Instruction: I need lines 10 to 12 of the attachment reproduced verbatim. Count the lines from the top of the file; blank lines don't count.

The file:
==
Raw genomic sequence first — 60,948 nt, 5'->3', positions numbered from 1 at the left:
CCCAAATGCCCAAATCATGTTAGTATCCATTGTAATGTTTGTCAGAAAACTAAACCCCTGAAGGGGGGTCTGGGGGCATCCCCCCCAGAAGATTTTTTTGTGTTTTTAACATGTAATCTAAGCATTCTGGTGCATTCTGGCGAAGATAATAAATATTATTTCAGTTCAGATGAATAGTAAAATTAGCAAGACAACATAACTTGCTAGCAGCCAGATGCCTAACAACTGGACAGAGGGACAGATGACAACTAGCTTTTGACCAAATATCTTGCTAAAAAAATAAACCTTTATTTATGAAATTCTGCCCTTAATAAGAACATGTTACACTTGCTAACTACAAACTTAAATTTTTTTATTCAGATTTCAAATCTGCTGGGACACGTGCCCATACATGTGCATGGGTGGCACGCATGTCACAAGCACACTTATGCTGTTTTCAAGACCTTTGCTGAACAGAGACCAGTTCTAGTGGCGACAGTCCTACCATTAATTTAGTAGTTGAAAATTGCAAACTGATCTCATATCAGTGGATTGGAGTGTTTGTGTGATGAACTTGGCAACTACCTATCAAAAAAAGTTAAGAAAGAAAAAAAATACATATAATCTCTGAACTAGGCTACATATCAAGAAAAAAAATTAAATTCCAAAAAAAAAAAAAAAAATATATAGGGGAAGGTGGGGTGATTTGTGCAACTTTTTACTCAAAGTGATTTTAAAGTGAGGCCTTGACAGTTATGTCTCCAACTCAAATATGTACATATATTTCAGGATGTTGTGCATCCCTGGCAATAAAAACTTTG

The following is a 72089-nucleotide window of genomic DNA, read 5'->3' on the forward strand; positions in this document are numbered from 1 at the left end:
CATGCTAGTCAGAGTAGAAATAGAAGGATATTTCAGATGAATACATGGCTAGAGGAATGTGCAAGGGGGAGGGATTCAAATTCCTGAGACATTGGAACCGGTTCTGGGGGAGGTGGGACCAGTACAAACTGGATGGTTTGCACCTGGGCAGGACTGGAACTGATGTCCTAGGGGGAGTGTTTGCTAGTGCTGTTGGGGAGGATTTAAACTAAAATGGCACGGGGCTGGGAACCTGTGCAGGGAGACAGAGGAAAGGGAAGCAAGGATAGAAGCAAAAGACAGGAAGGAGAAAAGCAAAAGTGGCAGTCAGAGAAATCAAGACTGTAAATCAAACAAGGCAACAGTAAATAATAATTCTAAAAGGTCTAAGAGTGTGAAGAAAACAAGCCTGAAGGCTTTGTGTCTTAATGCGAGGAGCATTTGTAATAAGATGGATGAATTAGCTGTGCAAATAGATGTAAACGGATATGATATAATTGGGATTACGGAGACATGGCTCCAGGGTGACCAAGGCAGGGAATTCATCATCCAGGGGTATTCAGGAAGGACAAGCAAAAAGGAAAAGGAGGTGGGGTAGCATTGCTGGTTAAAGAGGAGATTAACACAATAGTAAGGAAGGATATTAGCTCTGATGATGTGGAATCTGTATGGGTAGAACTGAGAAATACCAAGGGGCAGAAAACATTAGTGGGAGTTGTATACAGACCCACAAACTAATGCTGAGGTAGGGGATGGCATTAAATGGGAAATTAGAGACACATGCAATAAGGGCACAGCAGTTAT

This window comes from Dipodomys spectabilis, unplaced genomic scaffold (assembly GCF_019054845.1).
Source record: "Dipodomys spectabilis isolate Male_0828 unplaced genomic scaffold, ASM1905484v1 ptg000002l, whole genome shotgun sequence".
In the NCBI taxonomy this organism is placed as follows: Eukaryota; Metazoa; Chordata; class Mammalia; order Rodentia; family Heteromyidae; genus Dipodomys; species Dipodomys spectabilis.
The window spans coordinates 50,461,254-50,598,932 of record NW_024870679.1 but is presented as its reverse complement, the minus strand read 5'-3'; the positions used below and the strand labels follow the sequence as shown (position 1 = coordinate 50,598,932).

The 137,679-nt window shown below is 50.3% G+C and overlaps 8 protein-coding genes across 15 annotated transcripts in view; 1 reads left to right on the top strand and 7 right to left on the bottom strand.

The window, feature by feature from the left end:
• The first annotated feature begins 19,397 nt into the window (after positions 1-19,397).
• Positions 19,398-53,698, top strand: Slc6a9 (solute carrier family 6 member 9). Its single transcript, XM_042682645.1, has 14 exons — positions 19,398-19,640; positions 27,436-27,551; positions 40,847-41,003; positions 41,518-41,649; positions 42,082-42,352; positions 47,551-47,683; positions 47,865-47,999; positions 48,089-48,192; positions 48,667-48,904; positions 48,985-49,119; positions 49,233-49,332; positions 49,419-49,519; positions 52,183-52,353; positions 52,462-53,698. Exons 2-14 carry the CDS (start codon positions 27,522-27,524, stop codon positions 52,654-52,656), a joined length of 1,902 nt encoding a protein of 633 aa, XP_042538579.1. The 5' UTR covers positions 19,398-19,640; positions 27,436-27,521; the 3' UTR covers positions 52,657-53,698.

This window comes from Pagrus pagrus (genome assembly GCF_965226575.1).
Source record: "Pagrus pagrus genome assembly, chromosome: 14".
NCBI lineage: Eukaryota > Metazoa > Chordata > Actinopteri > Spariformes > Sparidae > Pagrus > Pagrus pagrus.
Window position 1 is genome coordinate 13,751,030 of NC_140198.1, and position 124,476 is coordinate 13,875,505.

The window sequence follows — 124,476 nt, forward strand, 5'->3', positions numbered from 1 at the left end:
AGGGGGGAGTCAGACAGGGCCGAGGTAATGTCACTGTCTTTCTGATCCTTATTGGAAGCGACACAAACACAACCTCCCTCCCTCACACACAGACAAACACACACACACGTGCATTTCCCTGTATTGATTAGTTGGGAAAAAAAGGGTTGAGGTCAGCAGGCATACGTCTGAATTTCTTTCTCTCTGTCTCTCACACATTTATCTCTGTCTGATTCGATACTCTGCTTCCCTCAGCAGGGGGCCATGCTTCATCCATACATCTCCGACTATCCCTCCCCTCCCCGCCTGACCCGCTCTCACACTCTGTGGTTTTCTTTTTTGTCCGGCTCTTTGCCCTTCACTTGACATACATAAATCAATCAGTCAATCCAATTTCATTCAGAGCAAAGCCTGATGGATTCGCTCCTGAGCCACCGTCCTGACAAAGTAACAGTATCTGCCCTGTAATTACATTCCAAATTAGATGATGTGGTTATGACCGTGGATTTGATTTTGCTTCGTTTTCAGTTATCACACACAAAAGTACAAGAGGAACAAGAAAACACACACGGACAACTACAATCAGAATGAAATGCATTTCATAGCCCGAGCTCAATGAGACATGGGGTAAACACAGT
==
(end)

The window, feature by feature from the left end:
• The first annotated feature begins 19,397 nt into the window (after positions 1-19,397).
• Positions 19,398-53,698, top strand: Slc6a9 (solute carrier family 6 member 9). Its single transcript, XM_042682645.1, has 14 exons — positions 19,398-19,640; positions 27,436-27,551; positions 40,847-41,003; positions 41,518-41,649; positions 42,082-42,352; positions 47,551-47,683; positions 47,865-47,999; positions 48,089-48,192; positions 48,667-48,904; positions 48,985-49,119; positions 49,233-49,332; positions 49,419-49,519; positions 52,183-52,353; positions 52,462-53,698. Exons 2-14 carry the CDS (start codon positions 27,522-27,524, stop codon positions 52,654-52,656), a joined length of 1,902 nt encoding a protein of 633 aa, XP_042538579.1. The 5' UTR covers positions 19,398-19,640; positions 27,436-27,521; the 3' UTR covers positions 52,657-53,698.